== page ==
The UK scores worst in electoral integrity in Western Europe. Here’s why – Good analysis by Democratic Audit of all the flaws in the UK’s electoral processes.
It’s Confederate Heritage Month! Day 1 – For as long as I’ve been blogging, David Neiwert’s Orcinus has chronicled the dark underbelly of the American Right. This is an excellent post (with images that some may find disturbing) of the history of lynching in the American South.
Tories & Communists – Chris Dillow on the connection: “Conservatism and Communism have much in common. Both support inequalities of power which deny autonomy and self-determination to workers.”
The girl who stole my book – How an out of print crime novel was plagiarised to become an Amazon bestseller.
An Evil Genius – How social media makes it easy to be in the presence of something you hate. “Every dipshit, almost everywhere in the world, can now speak where they can be heard. It’d probably be a good idea for us to work out how to deal with that, sooner rather than later.”
Hardball questions for the next debate – Some real tough ones for the Republican candidates for US President.
Terrorism: Et tu, Google! – Nick Harkaway tears apart some of the nonsense being spouted about encryption and surveillance by those who should know better.
A New Threat Such As We Have Never Seen – Flying Rodent offers a scale for judging the credibility of military action based on the level of bullshit advocating for it.
Party mechanics: why Labour would struggle to oust Jeremy Corbyn – Tom Quinn (my MA supervisor) looks at the internal mechanics of any attempt by the PLP to oust Jeremy Corbyn.
I asked 5 fascism experts whether Donald Trump is a fascist. Here’s what they said. – Trump isn’t a fascist, but this is a useful look at what fascism is and why his breed of right-wing populism is part of a trend.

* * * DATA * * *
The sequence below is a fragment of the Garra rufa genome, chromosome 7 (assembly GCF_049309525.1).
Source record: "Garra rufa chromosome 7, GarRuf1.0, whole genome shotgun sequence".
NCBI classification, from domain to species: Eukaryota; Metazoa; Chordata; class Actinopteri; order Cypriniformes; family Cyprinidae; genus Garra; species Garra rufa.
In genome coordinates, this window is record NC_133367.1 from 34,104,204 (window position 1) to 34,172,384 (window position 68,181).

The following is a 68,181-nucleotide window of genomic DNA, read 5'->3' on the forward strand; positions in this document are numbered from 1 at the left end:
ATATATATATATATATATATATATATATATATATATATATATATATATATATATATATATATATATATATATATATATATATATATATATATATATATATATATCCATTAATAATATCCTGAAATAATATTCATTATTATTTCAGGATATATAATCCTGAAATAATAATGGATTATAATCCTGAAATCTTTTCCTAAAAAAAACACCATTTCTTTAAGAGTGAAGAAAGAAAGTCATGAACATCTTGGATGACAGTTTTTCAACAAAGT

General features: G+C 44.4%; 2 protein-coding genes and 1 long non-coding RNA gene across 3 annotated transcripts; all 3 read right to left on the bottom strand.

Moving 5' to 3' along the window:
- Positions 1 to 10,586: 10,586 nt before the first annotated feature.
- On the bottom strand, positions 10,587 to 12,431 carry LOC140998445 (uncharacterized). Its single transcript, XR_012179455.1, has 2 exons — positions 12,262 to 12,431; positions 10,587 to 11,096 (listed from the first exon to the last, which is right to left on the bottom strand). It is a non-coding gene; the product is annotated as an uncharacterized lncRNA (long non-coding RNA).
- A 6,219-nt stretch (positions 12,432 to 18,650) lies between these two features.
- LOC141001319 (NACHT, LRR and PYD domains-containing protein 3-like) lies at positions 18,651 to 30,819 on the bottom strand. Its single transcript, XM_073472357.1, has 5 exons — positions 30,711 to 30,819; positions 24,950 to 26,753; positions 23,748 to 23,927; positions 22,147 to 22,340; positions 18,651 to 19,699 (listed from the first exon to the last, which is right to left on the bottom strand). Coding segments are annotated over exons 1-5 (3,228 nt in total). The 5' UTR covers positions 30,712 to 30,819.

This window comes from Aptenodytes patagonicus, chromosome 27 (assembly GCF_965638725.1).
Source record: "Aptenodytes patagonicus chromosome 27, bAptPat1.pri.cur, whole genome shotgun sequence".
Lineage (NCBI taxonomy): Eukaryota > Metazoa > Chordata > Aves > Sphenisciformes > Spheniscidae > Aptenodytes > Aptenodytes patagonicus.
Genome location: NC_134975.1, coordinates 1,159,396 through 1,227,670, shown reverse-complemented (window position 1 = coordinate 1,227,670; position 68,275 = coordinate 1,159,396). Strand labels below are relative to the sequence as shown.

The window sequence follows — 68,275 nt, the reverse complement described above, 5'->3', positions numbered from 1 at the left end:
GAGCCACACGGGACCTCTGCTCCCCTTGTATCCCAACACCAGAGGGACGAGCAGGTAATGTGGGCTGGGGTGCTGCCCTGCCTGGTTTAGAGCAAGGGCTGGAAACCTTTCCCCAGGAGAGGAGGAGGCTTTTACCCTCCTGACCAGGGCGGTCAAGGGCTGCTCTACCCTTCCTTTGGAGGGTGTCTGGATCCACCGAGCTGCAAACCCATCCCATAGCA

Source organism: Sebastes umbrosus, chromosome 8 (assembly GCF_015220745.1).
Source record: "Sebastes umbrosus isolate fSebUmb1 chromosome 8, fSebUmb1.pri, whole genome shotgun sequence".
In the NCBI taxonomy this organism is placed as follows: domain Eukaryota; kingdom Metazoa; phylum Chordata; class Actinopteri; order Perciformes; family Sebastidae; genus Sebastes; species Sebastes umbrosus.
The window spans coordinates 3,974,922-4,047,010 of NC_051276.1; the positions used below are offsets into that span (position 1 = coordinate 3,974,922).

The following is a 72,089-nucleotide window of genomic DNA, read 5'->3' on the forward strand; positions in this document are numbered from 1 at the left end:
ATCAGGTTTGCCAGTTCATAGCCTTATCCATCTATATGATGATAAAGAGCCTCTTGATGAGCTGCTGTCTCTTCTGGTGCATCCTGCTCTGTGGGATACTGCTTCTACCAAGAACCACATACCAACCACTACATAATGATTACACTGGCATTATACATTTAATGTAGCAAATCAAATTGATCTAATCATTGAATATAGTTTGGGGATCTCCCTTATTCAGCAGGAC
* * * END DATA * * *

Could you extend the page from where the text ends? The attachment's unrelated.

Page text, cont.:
Political Madness Gone Correct – Flying Rodent writes a post I was thinking of doing, on why the supposed threat to free speech on university campuses is anything but. “It’s worth noting that the loudest screamers about campus activism broadly use student dafties as stand-ins for their political foes, none of whom are thick enough to give them the kind of ammunition that only a bunch of painfully right-on 19-year-olds can supply.”
Today we left reality behind and entered David Cameron’s fantasy world – Again in ‘posts I don’t have to write because someone else has done them’, Tom King discusses the bizarrely fawning response to Cameron’s speech.
Tories to build thousands of affordable second homes – That awkward moment when the Daily Mash appears to have paid more attention to Tory policy, and can thus criticise it better, than the mainstream media.
They have seen the future and it works for them – Jamie explains how the current Chinese system echoes the Tory aim for Britain.
China’s Nightmarish Citizen Scores Are a Warning For Americans – And for everyone else too. Imagine a system that gave you a credit score-like rating for all your activities, based on how good they were for the country. That’s not Black Mirror, that’s what China now has.